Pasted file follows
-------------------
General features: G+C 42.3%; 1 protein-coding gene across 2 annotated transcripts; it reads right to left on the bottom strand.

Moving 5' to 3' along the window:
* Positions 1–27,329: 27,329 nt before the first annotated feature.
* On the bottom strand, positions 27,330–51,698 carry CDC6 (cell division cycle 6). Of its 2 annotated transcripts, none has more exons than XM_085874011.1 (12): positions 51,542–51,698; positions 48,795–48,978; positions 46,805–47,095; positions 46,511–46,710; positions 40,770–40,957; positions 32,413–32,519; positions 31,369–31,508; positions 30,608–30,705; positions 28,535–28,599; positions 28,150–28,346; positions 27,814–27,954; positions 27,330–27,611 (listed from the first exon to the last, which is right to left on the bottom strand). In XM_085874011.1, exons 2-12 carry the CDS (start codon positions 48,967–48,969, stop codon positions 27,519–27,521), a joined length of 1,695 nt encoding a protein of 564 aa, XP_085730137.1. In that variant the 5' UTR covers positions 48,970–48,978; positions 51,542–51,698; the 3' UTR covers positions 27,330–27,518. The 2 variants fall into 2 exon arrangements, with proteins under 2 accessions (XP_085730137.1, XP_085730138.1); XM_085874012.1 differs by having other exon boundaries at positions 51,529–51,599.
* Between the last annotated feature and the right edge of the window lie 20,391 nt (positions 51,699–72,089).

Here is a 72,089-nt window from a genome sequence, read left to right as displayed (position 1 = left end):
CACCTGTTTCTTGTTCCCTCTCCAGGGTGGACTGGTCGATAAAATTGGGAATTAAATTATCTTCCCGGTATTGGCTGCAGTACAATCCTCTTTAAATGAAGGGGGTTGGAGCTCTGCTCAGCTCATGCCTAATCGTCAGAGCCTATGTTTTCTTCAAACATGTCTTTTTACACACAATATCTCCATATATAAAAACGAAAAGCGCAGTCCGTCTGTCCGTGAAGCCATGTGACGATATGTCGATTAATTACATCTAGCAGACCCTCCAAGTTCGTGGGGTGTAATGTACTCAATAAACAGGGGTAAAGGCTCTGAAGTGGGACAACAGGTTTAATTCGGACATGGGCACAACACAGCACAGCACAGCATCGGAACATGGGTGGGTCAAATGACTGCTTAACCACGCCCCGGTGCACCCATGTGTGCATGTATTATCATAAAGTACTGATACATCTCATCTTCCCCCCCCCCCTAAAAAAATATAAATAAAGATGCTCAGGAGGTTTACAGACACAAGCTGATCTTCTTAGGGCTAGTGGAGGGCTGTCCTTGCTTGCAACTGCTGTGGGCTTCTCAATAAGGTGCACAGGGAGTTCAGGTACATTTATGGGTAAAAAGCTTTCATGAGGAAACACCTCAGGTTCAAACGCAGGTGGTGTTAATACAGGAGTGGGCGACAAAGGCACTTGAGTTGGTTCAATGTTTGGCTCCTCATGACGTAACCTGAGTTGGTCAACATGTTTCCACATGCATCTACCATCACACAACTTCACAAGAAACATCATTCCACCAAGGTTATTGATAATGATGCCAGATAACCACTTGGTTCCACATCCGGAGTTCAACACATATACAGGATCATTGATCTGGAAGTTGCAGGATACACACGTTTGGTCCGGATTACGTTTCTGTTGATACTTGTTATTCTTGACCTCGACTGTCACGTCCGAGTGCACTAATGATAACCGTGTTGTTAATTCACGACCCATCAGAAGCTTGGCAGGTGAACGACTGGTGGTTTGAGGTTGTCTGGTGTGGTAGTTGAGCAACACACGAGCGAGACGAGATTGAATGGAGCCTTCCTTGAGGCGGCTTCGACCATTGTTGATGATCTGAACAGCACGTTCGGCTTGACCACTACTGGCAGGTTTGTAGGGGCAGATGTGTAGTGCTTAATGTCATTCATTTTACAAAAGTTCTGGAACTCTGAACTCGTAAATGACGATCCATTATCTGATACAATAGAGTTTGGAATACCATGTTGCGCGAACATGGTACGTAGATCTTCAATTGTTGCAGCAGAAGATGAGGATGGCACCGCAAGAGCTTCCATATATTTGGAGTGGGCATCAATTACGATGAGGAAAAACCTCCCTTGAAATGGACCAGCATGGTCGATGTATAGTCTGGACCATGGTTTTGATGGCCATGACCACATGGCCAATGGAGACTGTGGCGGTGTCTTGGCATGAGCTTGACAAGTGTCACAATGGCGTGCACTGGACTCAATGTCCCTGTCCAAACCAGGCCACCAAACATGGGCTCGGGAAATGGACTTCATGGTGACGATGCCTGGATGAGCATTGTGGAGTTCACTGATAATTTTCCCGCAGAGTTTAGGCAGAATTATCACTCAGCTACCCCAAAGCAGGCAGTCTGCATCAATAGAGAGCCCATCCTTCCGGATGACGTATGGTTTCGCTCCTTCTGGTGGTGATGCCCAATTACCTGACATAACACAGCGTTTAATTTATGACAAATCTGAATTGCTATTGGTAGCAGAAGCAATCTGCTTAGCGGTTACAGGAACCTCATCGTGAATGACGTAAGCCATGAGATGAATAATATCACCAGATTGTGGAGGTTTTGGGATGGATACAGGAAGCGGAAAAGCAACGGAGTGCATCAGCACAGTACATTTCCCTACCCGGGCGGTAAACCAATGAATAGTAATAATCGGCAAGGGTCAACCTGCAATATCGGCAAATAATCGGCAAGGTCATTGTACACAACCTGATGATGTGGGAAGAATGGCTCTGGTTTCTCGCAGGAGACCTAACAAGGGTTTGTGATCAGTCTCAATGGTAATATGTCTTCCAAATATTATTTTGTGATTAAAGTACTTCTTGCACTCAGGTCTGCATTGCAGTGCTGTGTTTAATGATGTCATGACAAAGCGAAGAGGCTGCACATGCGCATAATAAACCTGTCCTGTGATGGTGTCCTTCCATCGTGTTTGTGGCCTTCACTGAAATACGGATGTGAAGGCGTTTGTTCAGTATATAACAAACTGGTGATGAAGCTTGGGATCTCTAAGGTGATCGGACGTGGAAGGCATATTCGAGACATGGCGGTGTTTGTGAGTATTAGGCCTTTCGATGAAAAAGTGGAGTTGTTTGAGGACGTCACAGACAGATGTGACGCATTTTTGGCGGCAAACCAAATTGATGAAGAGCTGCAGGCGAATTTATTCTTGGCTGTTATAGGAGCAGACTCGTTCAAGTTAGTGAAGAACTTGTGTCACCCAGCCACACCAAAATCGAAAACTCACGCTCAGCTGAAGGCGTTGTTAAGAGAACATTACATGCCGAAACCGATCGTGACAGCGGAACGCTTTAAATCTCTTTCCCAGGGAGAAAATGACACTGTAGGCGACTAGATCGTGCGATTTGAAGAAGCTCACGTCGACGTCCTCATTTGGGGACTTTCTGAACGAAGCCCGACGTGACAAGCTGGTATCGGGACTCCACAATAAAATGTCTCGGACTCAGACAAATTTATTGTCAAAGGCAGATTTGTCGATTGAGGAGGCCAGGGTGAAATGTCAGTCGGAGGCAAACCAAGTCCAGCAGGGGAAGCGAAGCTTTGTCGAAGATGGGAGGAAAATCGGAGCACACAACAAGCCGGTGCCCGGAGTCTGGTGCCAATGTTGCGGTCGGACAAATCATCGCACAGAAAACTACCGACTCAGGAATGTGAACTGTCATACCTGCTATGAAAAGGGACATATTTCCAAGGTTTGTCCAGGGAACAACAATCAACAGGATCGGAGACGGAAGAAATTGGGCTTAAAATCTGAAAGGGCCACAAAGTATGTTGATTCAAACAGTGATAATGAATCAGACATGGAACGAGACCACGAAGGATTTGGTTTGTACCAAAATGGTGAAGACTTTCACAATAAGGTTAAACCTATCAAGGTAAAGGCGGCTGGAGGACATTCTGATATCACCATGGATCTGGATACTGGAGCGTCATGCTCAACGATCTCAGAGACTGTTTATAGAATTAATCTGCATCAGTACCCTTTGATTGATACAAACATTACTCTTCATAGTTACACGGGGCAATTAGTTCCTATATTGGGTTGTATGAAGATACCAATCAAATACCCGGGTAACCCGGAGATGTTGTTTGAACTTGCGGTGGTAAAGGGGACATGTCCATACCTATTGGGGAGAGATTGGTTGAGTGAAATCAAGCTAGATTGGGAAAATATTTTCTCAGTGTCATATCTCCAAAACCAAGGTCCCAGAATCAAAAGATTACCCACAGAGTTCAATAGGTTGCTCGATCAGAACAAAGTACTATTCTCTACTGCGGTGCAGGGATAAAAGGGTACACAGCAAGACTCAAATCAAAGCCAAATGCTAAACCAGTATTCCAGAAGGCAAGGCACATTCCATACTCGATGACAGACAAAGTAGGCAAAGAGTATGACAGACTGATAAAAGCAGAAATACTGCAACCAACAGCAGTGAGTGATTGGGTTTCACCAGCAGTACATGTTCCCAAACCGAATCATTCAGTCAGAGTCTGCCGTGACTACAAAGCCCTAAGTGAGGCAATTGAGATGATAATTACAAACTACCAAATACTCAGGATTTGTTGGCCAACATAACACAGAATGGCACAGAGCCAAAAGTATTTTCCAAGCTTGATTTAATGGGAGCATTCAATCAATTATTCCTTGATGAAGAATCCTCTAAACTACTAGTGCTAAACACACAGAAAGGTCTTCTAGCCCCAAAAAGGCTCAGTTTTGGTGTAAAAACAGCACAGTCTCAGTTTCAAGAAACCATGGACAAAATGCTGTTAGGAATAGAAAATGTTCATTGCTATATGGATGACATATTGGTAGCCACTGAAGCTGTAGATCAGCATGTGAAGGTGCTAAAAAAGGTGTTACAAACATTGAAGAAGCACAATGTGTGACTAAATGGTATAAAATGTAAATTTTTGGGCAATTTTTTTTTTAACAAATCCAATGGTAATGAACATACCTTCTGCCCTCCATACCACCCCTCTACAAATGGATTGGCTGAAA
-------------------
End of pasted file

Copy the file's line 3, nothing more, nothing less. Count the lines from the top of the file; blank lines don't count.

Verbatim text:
* Positions 1–27,329: 27,329 nt before the first annotated feature.